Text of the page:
But what about do I ask her to move clear across the country for me after we've known each other for 6 months? Or, do I tell her I want her to finish her doctorate in the US instead of Scotland so we can be together?

Relationship defining or ending stuff. Life changing no matter the call stuff. Nicholas Sparks books stuff.

Here - in pieces - is Sed's story. Below that is my advice to him. Would I take that advice myself? I don't know. I've never had to, and I wonder if I ever will? Would you take the advice if I gave it to you? And, maybe more importantly, would you give me this same advice if I asked?

Sed's Story
"How do you know when to make that decision,
the one that pulls the closer from the bullpen?"

In high school I was briefly interested in this girl we can call M, she was three years younger than me so of course I paid her no attention. She would sit at our lunch table and I would not know what to say or how to say it. Life went on with that nervous rumble in my stomach every day during 6th period. Once I concocted a plan to get tutoring from M's brother, so i could be convieniently placed in her kitchen when she arrived home. We made plans to accompany a friend to the movies so he did not have to go on a blind date alone. We kissed once in my Jeep. Then life shot us in different directions. I went to college, she finished high school. We saw each other a few times here and there, then I got into a serious accident. I called her on her birthday while in recovery. we met up once again after that, the night before she left for Scotland. I kissed her goodbye out of left field (but it was entirely necessary and at the right moment). Life went on...

6 months ago she messages me out of the blue. We begin to email and gchat, and pick up in a new direction. Somewhere in that time, she makes a decision. And not a light one. But rather a big league one. She decides to move back to the U.S., more specifically the south, more specifically, Savannah, Georgia - miles from where I am. All the while I have 100% wanted this to happen. She tells me I am a new person and 10x the man she expected. I cannot get enough of her. She thinks she is falling for me. It's story book...

Now the ball's in my court. She will be here until January when she plans to go back to Scotland to finish her Doctorate. I am torn to whether I should let this grow into something important only to have it be taken away (physically) or keep her at a distance. I've already been thinking about asking her to stay, or even seeing what Scotland has to offer. She does quite a bit to move me, in all directions. It is lovely and exciting but maybe it's just the dramatic entrance.I don't know, it might just be the romantic in me.

How do you know when to make that decision, the one that pulls the closer from the bullpen?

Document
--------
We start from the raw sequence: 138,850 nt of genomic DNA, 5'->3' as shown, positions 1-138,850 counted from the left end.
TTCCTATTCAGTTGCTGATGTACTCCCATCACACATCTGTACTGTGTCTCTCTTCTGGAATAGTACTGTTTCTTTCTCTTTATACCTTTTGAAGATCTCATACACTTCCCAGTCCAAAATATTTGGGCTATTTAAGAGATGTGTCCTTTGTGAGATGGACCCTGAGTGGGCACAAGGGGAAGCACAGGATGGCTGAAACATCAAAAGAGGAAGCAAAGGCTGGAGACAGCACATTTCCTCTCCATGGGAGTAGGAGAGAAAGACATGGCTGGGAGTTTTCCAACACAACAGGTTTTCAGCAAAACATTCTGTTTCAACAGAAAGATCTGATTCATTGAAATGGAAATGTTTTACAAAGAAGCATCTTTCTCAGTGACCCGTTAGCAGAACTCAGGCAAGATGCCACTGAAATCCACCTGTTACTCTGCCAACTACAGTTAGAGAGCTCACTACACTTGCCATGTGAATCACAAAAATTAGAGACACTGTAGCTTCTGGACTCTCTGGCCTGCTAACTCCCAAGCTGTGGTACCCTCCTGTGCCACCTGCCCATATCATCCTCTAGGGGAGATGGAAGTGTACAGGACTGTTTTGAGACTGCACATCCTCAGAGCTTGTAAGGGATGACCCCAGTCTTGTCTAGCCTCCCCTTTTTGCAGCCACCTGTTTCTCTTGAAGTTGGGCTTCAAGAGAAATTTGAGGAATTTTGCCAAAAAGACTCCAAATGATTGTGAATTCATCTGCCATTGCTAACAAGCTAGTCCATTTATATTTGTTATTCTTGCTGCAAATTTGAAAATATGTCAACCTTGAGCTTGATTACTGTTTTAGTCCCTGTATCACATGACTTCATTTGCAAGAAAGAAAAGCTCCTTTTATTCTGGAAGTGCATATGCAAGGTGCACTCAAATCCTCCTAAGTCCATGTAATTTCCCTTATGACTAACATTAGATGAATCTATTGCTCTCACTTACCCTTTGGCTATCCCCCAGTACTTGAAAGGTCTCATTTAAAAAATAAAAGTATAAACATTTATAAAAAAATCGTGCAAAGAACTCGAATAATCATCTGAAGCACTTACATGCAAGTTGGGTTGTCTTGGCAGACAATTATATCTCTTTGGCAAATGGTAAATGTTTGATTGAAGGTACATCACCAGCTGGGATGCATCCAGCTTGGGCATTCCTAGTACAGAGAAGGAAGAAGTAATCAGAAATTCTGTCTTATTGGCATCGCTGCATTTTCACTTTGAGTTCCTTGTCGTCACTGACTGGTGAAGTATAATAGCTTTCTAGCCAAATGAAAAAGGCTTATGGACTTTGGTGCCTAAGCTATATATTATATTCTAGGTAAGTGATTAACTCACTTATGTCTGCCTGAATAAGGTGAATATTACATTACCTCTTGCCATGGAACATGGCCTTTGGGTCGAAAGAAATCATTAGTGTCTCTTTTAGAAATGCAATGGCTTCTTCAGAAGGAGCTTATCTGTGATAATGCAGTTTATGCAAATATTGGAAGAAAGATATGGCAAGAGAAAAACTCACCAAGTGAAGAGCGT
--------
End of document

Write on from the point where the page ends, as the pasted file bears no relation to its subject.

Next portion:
My response
which on a second read isn't technically advice...

I have a few questions of the logistical variety, but they're not wholly important to what my answers slash thoughts will be. They are:

-how long has the new, old romance been going on between you?
-how long will she be in Scotland finishing her doctorate?
-to what degree have you two talked about your desires to be together? Has she at all referenced staying (for you)? Have you at all referenced going (with her)?

In my head I'm thinking - this situation has developed quickly so a big move on the part of either person is, well, big - but this isn't a "head" thing, unfortunately...

What would I do? Let her go to Scotland. Keep as in touch as humanly possible making clear how strongly I feel about her and saying I want to try a long-distance relationship to gague our feelings for each other over a little more time. If it continues to grow to the point of it being damn-near certain that it is right - I'd move, or have her move and finish her doctorate in the US. Scotland is as far from Georgia as LA is from NY. That's far, but not so far that I think she shouldn't go and try it and you shouldn't wait a tad before making a major move there.

But those are the specifics. You asked when you know it's time or right to make that move. I have absolutely no idea. But what I do know is this:

There's only ever 3 things that can come from a decision like this.

One: you take a major risk and end up together forever or for a long while.
Two: you don't take the risk and things dissolve or get complicated and evetually
dissolve. And the dreaded/multifaceted
Three: you take the risk, it doesn't work out and...

But And what? And you move back from Scotland to live life in a different direction? And you are hurt/confused/lost for awhile? And you missed out on opportunities? Other girls? Jobs? And you never love again?

Yes, it could be one of those things. All of those things. And they're all bad things. The question I always ask myself when faced with just this kind of what-should-I-do? is - what's the greater risk? All that maybe bad stuff, or never ever knowing if this was the thing that was most right.

Heavy, I know. And not a real answer, I also know. But did you ever read a story about the guy who met the love of his life, had the opportunity to take some major risks to discover if she was really the one, decided against that and just kept trucking along.